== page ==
Not 0.25%, ECB has pegged rate hike by 0.5%


The ECB's interest rate hike after inflation caused a bigger impact than the problems of some world banks today.

The European Central Bank (ECB) has just announced an increase in key interest rates by 0.5%, bringing the main interest rate to 3% in the context that banks have experienced many shocks recently.

The ECB's interest rate hike is because inflation has a bigger impact than the problems of some world banks today.

At the same time, according to the latest information, the central banks of the 20 countries that use the euro also raised the deposit rate to 3% - the highest level since the end of 2008, as inflation is believed to exceed 2% target.

Last week, the banking sector was under pressure when the US government said that Silicon Valley Bank (SVB) was insolvent. This event caused the collapse of branches of SVB around the world, and raised concerns about whether central banks are aggressively raising interest rates.

However, the ECB President also said that the turmoil in the market in recent times is not similar to the global financial crisis of 2008.

European officials also confirmed: "The situation in Europe is different from that in the US, the concentration of deposits in the region is less, the flow of deposits seems to be more stable.

On the other hand, since the crisis after the crisis In the global financial markets, European banks are well-capitalised.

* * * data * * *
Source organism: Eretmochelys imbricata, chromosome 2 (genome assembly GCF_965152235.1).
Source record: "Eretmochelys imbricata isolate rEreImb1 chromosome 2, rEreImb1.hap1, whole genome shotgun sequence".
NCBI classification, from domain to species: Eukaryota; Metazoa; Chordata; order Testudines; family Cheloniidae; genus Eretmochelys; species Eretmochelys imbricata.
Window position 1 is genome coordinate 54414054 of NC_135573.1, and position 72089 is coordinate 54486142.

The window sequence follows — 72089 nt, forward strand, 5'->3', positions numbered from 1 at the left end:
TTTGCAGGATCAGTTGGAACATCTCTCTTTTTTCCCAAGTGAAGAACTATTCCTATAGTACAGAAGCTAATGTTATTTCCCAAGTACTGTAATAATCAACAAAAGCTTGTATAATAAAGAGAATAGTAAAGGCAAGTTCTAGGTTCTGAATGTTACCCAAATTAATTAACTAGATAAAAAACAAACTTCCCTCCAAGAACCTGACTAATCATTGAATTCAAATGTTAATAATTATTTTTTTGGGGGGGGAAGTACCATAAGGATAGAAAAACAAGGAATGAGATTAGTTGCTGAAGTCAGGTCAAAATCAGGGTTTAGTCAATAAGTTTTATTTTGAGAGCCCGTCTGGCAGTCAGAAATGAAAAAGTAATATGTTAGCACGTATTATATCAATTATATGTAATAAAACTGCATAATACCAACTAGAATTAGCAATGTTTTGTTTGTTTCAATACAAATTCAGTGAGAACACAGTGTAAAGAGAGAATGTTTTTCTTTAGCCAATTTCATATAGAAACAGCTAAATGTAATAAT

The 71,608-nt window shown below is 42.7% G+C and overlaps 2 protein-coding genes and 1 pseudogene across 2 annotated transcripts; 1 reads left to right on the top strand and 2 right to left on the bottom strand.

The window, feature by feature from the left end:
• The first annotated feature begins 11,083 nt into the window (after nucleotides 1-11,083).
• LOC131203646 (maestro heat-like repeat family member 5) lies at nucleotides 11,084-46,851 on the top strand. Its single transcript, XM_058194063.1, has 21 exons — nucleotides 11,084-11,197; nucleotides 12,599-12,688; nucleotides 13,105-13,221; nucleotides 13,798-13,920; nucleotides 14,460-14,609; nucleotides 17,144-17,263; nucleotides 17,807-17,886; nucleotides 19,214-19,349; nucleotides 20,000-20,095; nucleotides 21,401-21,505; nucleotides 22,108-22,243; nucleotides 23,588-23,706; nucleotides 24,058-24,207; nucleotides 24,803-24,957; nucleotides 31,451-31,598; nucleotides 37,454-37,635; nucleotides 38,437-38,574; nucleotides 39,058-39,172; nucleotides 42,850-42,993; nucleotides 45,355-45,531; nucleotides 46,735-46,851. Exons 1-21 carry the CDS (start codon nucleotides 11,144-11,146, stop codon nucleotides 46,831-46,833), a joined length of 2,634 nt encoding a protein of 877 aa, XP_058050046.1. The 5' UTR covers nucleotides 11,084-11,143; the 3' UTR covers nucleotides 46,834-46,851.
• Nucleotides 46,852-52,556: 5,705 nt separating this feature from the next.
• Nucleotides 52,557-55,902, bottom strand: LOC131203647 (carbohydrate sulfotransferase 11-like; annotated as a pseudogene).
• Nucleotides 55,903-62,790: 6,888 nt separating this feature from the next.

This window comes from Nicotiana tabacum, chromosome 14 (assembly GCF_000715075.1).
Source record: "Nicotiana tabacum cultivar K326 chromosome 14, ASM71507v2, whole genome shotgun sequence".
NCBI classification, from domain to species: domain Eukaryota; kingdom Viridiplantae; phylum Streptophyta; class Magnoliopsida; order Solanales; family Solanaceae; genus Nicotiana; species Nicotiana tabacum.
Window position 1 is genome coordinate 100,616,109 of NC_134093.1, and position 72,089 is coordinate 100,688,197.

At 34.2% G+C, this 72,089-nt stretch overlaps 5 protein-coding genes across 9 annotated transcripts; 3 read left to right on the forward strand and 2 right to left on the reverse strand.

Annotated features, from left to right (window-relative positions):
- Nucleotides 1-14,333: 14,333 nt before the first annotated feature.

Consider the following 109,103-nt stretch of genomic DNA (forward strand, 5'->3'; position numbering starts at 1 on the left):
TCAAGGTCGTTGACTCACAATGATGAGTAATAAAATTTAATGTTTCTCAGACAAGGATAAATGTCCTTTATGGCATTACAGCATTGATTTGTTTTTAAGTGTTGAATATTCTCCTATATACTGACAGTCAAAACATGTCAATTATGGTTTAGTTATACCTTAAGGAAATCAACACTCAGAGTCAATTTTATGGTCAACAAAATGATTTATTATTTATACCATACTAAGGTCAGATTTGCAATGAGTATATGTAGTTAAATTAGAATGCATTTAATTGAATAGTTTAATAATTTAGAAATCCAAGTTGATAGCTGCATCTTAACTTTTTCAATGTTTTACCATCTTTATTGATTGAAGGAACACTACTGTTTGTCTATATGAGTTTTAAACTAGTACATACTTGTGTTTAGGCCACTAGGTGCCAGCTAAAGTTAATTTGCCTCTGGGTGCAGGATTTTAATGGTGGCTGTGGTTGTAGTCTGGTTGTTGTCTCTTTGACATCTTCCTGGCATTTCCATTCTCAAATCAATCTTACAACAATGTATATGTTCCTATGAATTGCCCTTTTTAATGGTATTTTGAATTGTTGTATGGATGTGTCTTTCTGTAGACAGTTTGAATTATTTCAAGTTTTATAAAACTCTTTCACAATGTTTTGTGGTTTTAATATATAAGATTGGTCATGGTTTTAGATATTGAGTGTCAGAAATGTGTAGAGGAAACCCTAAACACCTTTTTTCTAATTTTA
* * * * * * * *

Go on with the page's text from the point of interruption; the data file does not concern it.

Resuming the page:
The ECB emphasized that the euro area's banking sector "has good resilience and high liquidity".

After the shares of euro area banks have been in free fall this week due to the impact of the SVB and Credit Suisse crash. On March 16, it was reported that the Swiss Central Bank had "injected" Credit Suisse with a bailout of $ 54 billion to enhance liquidity.

The move was large enough to send the bank's shares up about 20% and drag on other bank stocks.

ECB commits to support if needed

In fact, the ECB has also raised interest rates in 6 consecutive meetings since July 2022 (a total of 3.5 percentage points).

Besides, after many "fluctuations" in the world, some financial investors expected that the ECB would choose a smaller increase of 0.25 percentage points. They are also expecting the ECB to set a top rate of 3.25% compared with the 4.1% forecast last week.

The ECB has revised its inflation expectations. The agency forecasts average inflation this year and next year at 5.3% and 2.9%, respectively, lower than forecasts made in December 2022 (6.3% and 3.4% respectively. ). In December 2022, the central bank forecast inflation at 6.3% in 2023 and 3.4% in 2024.

The main concern of the ECB right now is that monetary policy may not work as expected if the world has a full-blown financial crisis. That leaves the ECB in a dilemma when it has to uphold the task of fighting inflation and maintain financial stability.

The ECB's representative also said: "The Governing Council is closely monitoring the current volatile situation and will take the necessary response to maintain price and financial market stability."

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